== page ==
C'mon! That's so reductive! There are a bajillion kinds of people; there are a bajillion ways to live; there isn't one good, happy way to be and one bad, sad way to be -- COME ON!

This is why I'm renaming February 14th Interplanetary Be Who You Are Day. Here are some identities in which there is NO SHAME on that day (or on any other day!):
  1. A person who is thinking about getting a divorce but isn't sure.
  2. A person who has decided to have a cat and begonias instead of a husband and kids even though it will disappoint her mother.
  3. A person who has decided to move to Massachusetts and marry his boyfriend even though it will anger his father.
  4. A person who is holding the hand of her lover who is about to have sex reassignment surgery.
  5. A person who is in the 53rd year of a relationship that has been totally worth the commitment.
  6. A person who is in the 53rd year of a relationship that has NOT been worth the commitment. (This may be the same person as person #1, I'm not sure.)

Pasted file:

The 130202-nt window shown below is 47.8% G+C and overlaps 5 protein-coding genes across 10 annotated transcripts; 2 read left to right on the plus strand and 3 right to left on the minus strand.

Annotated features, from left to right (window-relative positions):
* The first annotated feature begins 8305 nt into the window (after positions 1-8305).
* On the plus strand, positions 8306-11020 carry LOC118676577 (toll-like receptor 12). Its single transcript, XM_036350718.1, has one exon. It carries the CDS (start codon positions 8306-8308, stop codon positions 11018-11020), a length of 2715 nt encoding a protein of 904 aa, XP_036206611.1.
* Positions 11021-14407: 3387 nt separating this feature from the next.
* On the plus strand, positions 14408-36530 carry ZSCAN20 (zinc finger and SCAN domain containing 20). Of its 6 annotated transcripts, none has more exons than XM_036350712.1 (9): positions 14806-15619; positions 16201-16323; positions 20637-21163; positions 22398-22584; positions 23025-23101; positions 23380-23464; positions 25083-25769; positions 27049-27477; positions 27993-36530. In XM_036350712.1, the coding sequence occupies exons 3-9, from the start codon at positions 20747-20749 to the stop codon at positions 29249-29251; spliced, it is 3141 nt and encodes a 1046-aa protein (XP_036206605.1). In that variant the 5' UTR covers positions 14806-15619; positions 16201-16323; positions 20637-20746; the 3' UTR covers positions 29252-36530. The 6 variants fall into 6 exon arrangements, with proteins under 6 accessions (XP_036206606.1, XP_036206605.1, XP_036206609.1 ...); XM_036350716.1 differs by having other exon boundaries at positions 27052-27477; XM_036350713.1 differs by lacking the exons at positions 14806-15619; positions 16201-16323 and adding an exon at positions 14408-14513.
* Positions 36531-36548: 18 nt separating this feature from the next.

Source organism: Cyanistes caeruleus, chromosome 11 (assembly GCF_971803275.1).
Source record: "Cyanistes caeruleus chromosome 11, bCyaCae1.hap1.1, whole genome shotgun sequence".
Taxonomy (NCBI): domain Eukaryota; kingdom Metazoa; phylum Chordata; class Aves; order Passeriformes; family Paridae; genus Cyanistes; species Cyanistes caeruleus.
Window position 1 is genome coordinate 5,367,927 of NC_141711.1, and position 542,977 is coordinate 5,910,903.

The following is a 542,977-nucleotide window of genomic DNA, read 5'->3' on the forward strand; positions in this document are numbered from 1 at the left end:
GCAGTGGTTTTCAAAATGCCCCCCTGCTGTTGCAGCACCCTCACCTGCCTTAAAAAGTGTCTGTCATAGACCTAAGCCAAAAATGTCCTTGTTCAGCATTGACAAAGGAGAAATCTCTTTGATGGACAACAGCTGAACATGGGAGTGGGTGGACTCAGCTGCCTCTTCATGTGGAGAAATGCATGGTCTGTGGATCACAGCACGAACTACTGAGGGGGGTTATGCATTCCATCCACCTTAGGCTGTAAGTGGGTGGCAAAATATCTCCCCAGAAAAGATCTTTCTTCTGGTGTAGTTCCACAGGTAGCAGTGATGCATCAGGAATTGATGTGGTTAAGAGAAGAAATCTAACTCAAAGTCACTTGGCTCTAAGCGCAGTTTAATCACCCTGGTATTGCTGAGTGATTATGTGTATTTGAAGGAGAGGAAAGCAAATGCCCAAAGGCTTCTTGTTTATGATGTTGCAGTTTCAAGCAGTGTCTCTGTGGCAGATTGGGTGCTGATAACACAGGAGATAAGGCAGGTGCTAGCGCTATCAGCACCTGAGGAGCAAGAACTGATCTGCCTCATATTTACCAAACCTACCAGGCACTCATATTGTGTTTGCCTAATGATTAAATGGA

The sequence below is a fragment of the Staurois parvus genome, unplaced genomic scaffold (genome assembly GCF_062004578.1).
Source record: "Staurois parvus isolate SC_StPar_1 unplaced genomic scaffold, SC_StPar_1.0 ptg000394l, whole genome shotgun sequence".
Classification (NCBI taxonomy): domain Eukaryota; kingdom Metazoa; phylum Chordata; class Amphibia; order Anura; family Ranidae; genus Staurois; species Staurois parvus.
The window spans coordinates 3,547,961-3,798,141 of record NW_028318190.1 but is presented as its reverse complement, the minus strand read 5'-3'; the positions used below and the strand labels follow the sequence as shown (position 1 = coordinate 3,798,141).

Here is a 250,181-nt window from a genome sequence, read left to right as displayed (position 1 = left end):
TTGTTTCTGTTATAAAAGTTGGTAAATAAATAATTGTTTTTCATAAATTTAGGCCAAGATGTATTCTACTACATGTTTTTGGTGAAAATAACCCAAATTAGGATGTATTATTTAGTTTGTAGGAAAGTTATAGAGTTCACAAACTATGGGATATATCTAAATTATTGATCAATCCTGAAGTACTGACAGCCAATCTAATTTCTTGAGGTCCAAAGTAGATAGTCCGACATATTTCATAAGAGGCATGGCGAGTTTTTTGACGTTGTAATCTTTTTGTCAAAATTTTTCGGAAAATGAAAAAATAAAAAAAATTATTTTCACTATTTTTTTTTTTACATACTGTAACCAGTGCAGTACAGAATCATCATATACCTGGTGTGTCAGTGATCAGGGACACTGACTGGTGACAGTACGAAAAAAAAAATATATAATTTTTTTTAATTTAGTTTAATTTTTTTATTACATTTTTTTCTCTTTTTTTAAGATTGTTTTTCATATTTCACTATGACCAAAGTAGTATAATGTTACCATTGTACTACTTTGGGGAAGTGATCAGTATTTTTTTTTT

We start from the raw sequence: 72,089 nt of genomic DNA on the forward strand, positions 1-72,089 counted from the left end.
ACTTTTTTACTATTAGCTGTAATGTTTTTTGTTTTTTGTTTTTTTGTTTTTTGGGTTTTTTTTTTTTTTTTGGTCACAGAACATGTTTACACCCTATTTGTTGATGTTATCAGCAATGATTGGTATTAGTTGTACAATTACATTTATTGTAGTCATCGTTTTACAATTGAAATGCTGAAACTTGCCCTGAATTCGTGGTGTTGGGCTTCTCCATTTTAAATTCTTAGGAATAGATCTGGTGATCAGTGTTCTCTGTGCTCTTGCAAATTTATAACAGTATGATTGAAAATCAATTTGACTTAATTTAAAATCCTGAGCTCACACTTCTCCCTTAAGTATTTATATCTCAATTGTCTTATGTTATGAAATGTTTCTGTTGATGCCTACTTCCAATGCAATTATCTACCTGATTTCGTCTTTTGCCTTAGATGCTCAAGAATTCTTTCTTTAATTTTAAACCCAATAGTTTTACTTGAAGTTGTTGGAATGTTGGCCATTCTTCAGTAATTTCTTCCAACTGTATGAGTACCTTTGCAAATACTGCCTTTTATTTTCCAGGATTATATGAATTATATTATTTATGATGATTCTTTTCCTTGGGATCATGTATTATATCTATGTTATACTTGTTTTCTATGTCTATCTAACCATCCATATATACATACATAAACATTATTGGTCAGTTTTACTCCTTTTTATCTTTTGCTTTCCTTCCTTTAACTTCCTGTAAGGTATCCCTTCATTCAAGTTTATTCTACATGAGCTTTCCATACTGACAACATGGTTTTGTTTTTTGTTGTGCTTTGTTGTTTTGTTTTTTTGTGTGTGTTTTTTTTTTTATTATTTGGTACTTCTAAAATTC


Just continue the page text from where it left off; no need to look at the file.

7. A person who is in love with the art of canned food sculpture.
  8. A person with a broken heart who is sobbing.
  9. A person who feels that just because a relationship ended, that doesn't mean it failed.
  10. A person who is simply too tired to care about Valentine's Day because her twin toddlers are sticking macaroni up their noses AGAIN.
  11. A person who loves Valentine's Day, wears pink, has heart socks, loves being in love, and sends everyone valentines. (Ahem. Cordelia.)
  12. A person who doesn't know what she wants or how she feels, and possibly never will.
  13. A person who's in love with more than one person.
  14. A person who thinks he'll never find anyone who understands him.
  15. A single parent who is contentedly spending Valentine's Day with his children.
  16. A person who's stunned to realize she's fallen back in love with that bozo. Maybe he isn't a bozo after all. The jury's still out.
  17. A person who is both naughty and nice.
  18. A person who lives on the International Space Station, where the very idea of romance pales in comparison to being able to look out the window at the entire earth.
  19. An alien crossing the galaxy in her spaceship in pursuit of her one true love who has been kidnapped by her archenemy, Kryzxsdf9i5555++++++ (loose transliteration).
  20. Me.
  21. You.
Who did I miss?

Here's a short video, all about love. Watch with tissues on hand. (Props to my friend and fellow writer, Tui Sutherland, who blogged it first! Thanks, Tui!)